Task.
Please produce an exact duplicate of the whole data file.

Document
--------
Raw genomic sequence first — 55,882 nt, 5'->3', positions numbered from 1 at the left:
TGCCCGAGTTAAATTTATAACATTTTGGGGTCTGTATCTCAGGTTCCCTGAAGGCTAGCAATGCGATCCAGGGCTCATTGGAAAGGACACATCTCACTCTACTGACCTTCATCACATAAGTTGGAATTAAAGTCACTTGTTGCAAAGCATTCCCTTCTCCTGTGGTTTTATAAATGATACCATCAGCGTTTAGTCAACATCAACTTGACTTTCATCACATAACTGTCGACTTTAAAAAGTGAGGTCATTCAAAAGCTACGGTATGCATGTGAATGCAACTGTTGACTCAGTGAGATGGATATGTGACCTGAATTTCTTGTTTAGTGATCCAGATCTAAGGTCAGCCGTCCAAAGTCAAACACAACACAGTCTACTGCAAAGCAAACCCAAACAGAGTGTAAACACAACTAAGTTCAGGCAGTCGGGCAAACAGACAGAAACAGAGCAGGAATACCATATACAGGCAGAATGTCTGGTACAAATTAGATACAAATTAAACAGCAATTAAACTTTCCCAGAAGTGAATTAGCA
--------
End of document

Raw genomic sequence first — 55,882 nt, 5'->3', positions numbered from 1 at the left:
TGCCCGAGTTAAATTTATAACATTTTGGGGTCTGTATCTCAGGTTCCCTGAAGGCTAGCAATGCGATCCAGGGCTCATTGGAAAGGACACATCTCACTCTACTGACCTTCATCACATAAGTTGGAATTAAAGTCACTTGTTGCAAAGCATTCCCTTCTCCTGTGGTTTTATAAATGATACCATCAGCGTTTAGTCAACATCAACTTGACTTTCATCACATAACTGTCGACTTTAAAAAGTGAGGTCATTCAAAAGCTACGGTATGCATGTGAATGCAACTGTTGACTCAGTGAGATGGATATGTGACCTGAATTTCTTGTTTAGTGATCCAGATCTAAGGTCAGCCGTCCAAAGTCAAACACAACACAGTCTACTGCAAAGCAAACCCAAACAGAGTGTAAACACAACTAAGTTCAGGCAGTCGGGCAAACAGACAGAAACAGAGCAGGAATACCATATACAGGCAGAATGTCTGGTACAAATTAGATACAAATTAAACAGCAATTAAACTTTCCCAGAAGTGAATTAGCA